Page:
Sunday, April 12, 2009

Bad Medicine


In the midst of the growing national debate on health care reform, I have been a patient. I participate in two diametrically opposed health care systems. Traditional western medicine, where my appointment is cancelled and I'm charged a fee if I'm late while I frequently wait up to two hours to be seen for my appointment, and non-traditional/naturopathic healing, where I usually can just call and talk to my health care professional in person, and I often don't even need to be seen in person. I understand that both sides bring things of value to medicine. But only one of them allows me to retain my humanity.

I can't even bring myself to summarize the statistics I have in front of me regarding the state of medical care in the United States. But we all know, without the numbers or references, we all know that we pay more for a less efficient or effective system than almost any industrialized nation in the world. We also know that we're fat and getting fatter, and suffering the health repercussions. We know that our health care system is entrenched in the treatment of symptoms rather than causes, and that we are more likely to demand a prescription than suck it up and make a lifestyle change. We know that the current system values the prolonging of life far beyond the preservation of quality of life. And we all know, that even giving its failings, it's the only system we have fiscally available to us. And we still can't afford it.

So we need to go off the grid. All of us. Before our collective health and well-being goes the way of climate change, way too little, way too late. There's too much money invested in the "western system" to expect tangible and substantive changes, the ones that will make us happier and healthier, in our lifetimes. So, make the lifestyle changes you need to make to be a healthier person. Eat whole foods, that you prepare yourself. Exercise. Get massages instead of muscle relaxants, eat garlic instead of taking antibiotics. Meditate. Get a naturopath, they are true healers. Laugh. Take care of your body, it's the only vessel you're given.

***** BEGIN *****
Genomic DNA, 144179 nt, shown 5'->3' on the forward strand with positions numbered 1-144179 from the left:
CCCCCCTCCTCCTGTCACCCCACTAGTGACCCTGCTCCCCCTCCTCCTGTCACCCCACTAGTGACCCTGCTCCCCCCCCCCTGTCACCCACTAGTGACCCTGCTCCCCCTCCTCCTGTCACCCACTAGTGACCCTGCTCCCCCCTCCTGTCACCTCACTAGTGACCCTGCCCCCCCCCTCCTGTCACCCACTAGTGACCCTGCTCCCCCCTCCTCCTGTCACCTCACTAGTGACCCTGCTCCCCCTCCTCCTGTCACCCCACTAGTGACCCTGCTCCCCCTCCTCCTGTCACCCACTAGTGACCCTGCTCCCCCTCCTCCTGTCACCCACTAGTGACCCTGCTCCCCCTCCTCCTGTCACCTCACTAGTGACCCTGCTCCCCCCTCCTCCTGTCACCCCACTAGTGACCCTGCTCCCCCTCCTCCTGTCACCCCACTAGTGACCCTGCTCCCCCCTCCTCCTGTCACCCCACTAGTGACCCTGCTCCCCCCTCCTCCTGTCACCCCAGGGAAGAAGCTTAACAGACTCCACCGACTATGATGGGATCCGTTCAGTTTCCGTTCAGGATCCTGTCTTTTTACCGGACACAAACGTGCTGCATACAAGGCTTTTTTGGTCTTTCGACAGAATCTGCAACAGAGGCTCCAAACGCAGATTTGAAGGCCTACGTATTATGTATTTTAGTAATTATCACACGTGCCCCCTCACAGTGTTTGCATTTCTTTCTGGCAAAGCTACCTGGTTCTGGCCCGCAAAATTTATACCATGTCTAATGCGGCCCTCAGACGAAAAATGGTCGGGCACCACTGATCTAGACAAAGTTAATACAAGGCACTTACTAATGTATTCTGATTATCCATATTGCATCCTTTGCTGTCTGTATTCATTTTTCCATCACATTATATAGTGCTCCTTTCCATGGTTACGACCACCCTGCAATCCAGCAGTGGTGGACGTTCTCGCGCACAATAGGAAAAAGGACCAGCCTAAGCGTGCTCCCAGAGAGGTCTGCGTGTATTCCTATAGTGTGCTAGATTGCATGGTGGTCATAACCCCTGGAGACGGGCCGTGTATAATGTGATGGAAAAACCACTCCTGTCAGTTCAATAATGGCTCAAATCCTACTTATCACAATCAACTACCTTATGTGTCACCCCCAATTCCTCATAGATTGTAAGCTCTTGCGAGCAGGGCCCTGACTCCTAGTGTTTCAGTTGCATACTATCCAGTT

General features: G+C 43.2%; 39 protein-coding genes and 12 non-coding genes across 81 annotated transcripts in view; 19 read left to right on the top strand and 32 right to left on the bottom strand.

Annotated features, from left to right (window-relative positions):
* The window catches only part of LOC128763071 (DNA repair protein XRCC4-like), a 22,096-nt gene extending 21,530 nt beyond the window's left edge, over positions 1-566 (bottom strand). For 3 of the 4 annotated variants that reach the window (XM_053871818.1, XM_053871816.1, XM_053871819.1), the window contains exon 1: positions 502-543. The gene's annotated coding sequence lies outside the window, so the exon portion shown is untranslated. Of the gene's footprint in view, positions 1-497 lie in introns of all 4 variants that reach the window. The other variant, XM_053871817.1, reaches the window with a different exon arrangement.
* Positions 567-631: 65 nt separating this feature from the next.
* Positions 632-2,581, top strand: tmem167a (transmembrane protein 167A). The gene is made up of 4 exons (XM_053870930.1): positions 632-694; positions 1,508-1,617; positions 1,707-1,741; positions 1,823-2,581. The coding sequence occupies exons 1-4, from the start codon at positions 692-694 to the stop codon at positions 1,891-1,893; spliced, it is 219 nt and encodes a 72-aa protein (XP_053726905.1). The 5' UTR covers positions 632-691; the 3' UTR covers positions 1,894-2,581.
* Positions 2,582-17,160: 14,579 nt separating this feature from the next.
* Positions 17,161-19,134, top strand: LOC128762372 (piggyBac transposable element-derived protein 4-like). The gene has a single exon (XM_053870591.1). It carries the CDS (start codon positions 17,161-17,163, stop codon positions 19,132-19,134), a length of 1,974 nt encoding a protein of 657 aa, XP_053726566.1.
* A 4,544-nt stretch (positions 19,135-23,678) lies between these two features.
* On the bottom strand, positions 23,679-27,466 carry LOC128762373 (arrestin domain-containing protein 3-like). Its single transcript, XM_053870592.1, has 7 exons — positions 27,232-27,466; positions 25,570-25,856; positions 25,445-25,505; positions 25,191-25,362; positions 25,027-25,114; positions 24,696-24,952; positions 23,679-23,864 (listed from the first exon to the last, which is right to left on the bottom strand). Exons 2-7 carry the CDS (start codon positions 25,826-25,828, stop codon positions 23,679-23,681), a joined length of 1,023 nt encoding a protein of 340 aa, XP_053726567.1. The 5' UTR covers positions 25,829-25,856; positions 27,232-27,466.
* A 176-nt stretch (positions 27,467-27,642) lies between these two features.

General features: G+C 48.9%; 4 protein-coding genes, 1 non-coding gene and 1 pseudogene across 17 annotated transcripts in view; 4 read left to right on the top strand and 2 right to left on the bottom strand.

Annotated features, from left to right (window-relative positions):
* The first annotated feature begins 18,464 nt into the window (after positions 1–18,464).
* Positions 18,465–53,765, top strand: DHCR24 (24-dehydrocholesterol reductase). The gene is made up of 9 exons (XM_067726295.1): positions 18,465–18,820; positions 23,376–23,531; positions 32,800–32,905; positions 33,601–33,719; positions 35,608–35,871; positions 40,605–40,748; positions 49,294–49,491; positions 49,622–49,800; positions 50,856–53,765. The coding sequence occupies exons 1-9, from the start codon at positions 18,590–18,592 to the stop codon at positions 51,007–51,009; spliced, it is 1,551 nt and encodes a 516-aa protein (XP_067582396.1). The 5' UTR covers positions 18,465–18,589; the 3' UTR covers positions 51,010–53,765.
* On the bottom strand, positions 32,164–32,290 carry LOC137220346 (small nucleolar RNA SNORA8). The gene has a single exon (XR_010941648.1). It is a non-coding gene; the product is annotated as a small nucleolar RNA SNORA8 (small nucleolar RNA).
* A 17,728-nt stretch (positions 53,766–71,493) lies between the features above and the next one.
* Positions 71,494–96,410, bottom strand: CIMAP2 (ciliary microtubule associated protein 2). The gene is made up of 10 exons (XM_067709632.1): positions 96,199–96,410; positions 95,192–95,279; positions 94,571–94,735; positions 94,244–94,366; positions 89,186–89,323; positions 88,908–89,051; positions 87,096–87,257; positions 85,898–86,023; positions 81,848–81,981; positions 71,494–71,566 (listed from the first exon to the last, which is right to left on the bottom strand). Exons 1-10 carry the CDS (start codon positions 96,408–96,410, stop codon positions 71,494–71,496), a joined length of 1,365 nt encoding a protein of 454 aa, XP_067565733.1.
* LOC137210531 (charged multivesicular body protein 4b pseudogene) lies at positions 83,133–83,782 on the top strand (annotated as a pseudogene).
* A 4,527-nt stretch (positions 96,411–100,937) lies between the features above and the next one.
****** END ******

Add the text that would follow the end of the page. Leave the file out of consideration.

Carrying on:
Monday, April 6, 2009

A Nice Ride

For the last few months there has been ongoing debate over a U.S. Fish and Wildlife Service decision to neither designate critical habitat nor develop a recovery plan for the endangered jaguar. A recent ruling by U.S. District Judge John Roll said the agency did not use the best scientific evidence available in deciding that critical habitat for the jaguar was "not prudent" because Fish and Wildlife contended that its main threat in the United States was from being hunted, not from lack of habitat.

Jaguars once roamed from the southern tip of South America north to the region surrounding the U.S.-Mexico border. Today significant numbers of jaguars are found only in remote regions of South and Central America—particularly in the Amazon basin. In fact, of the three to five jaguars believed to still spend any portion of their time within the United States, only one is considered to have the majority of its habitat in the U.S.

That cat, known as Macho B, may have been the oldest know jaguar in the world.

On March 2, the Arizona Game and Fish Department resolved the issue independent of the legal system. Macho B was captured on Feb. 18 in a snare placed by the Arizona Game and Fish Department in an area outside Tuscon. The cat, which was described in field reports as healthy and robust, was tranquilized, equipped with a radio-tracking collar, and released.

Macho B was recaptured on March 2 after wildlife personnel reportedly feared that it might be in poor health. It was transported to the Phoenix Zoo, where a veterinarian said it had irreversible kidney failure and was euthanized the same day.

The federal government has opened a criminal investigation into the capture and death of Macho B amid accusations that a biologist working for the state illegally baited a trap to attract the cat.
The tragedy in this is that we will now spend more in legal fees, press coverage, and public outrage and debate far more resources than would have been allocated to the protection of critical habitat in the first place. And all the noise and outrage in the world will do nothing to help the few remaining jaguars whose range extends into the United States. Lets hope that what we learn from this is that we can’t afford to wait, or rather, the species with whom we share our home cannot afford for us to wait. Habitat protection, hunting restrictions, and recovery plans are crucial to maintaining biodiversity and our own quality of life. Do something.